LONDON • A relative unknown on the global football scene just weeks ago, Craig Shakespeare now stands poised to steer Leicester City into the quarter-finals of the Champions League.
The jocular coach was promoted from his role as assistant manager following Claudio Ranieri's shock dismissal last month, which he said left him feeling like a "pantomime villain".
But Leicester have won their two games under Shakespeare's stewardship and will attempt to overturn a 2-1 deficit in today's last-16 second-leg clash at home to Sevilla with confidence fully restored.
"He is a top coach, a top guy and he has taken it on naturally," says Leicester right-back Danny Simpson.
"He has kept it simple and told us what he wanted to do, which was simple and basic, and we've done that, so let's hope we can carry it on for him."
A GOOD LEADER
Craig Shakespeare is the glue that holds the squad together.
KEN WAY, Leicester's former psychologist, approving of Shakespeare's appointment as the club's manager until the end of the season.
Leicester's players were said to have been unsettled by Ranieri's tactical tinkering as the club slid towards the Premier League relegation zone and Shakespeare has unashamedly gone back to basics.
He has reverted to the starting XI that won the title last season, with January signing Wilfred Ndidi taking the place of N'Golo Kante, now of Chelsea.
Leicester produced a stirring display in Shakespeare's first game, Jamie Vardy scoring twice in a 3-1 home win over Liverpool, and came from behind to beat Hull City 3-1 on their last outing.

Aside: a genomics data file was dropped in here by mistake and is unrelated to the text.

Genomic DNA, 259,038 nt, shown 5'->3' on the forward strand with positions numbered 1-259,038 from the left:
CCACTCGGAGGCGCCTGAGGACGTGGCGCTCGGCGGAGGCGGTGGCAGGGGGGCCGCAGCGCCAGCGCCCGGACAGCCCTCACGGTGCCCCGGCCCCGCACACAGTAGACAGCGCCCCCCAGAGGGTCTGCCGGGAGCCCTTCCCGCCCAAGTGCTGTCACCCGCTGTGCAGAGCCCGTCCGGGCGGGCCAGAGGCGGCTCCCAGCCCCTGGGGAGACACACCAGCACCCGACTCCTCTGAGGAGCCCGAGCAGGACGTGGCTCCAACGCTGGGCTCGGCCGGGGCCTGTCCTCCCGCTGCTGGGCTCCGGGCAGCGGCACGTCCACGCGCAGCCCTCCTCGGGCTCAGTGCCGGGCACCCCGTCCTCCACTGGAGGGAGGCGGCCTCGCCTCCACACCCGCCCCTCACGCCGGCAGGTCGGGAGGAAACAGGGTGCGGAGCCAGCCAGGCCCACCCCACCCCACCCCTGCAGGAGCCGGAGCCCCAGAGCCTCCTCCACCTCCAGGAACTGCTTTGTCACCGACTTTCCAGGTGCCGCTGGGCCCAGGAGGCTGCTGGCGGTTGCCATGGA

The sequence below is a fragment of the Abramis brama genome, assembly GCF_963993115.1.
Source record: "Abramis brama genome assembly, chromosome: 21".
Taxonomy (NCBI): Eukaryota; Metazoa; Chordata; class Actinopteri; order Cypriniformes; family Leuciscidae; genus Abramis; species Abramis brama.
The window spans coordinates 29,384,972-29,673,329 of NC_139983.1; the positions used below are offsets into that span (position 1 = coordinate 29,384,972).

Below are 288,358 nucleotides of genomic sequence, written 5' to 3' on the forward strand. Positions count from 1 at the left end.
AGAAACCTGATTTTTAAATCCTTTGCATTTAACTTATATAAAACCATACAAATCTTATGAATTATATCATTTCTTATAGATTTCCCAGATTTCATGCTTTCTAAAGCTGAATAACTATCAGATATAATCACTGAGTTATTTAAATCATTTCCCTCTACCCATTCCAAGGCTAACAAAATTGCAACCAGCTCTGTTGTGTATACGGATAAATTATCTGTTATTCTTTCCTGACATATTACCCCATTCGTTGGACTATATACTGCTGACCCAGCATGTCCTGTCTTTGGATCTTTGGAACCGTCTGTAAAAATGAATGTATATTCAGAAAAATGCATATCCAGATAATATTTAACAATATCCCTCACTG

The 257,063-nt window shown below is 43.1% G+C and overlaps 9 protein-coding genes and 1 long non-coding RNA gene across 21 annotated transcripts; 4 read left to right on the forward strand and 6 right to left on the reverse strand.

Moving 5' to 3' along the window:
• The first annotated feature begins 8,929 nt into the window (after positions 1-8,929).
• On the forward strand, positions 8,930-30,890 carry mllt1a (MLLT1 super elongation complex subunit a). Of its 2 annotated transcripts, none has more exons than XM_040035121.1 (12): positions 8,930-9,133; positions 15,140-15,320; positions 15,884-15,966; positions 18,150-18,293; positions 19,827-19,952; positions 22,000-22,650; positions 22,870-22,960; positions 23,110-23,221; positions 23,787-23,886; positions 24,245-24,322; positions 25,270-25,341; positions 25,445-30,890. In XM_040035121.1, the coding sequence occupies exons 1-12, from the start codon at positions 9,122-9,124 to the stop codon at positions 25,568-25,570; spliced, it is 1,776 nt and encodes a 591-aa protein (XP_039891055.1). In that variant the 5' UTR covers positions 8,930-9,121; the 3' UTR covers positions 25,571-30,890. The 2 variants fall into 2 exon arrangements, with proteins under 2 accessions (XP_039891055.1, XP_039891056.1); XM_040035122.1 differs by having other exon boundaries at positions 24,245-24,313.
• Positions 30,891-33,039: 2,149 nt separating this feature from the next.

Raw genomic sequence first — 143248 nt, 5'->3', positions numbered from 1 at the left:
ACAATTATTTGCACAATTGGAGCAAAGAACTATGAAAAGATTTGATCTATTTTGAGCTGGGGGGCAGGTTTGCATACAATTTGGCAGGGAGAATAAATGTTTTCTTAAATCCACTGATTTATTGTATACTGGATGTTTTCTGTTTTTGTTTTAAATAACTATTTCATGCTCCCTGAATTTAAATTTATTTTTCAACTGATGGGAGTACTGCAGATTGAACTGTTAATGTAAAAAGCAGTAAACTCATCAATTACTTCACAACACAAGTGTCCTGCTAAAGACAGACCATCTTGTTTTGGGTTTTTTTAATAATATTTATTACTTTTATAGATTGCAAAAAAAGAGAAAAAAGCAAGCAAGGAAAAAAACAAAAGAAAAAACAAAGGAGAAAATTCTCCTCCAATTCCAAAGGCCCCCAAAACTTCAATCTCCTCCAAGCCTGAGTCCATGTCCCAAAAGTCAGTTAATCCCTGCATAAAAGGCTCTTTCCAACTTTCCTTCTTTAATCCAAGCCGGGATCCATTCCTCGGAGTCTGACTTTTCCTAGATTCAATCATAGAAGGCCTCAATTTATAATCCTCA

The squad subsequently spent time training and relaxing in Dubai, before Shakespeare was confirmed as manager until the end of the season on Sunday.
It is the 53-year-old's first full-time managerial role.
"Craig Shakespeare is the glue that holds the squad together," Ken Way, Leicester's former psychologist, told BBC Radio 5 Live.
"He's an exceptionally clever guy and he's also so, so funny. The one thing that allowed them to achieve the Premier League title the previous season was this incredible fun (and) enjoyment."
While Leicester are on a high under Shakespeare, Sevilla's refreshing drive for the Spanish La Liga title hit alarming roadblocks, with two draws so undistinguished that their demanding fans booed them off the pitch on Saturday after the home match against lowly Leganes finished 1-1.
The setback prompted hand-wringing from coach Jorge Sampaoli, who warned that if they did not rediscover their fluidity in a hurry, they would exit the Champions League.
"Playing like this, we're going to struggle to go far in the Champions League, because you face the toughest games against opponents who don't afford you any mistakes," Sampaoli said. "If we don't manage to improve the way we control games, then Tuesday's game is going to be very difficult.
"We haven't lost for eight games, but we have to try and do much better than we have been doing recently."
In Leicester's revival, Sampaoli has noted with concern how they appear to have reverted to their disciplined, title-winning best.
"We have a group of analysts who have produced a clear report of what happened in the Ranieri era, and what's happening now with the complete about-turn in morale," he said. "The team (Leicester) are now back to being as dangerous as they were last year.
"Leicester have demonstrated that they'll play this game as if it were a World Cup final and we know that, by not winning by the margin we deserved in the first match, we're going to be under a lot of pressure."
However, the game also gives Sampaoli's own five-time Europa League champions a chance to move closer to their long-cherished goal of proving they are good enough to annex a rather more significant continental trophy.
AGENCE FRANCE-PRESSE, REUTERS
LEICESTER V SEVILLA
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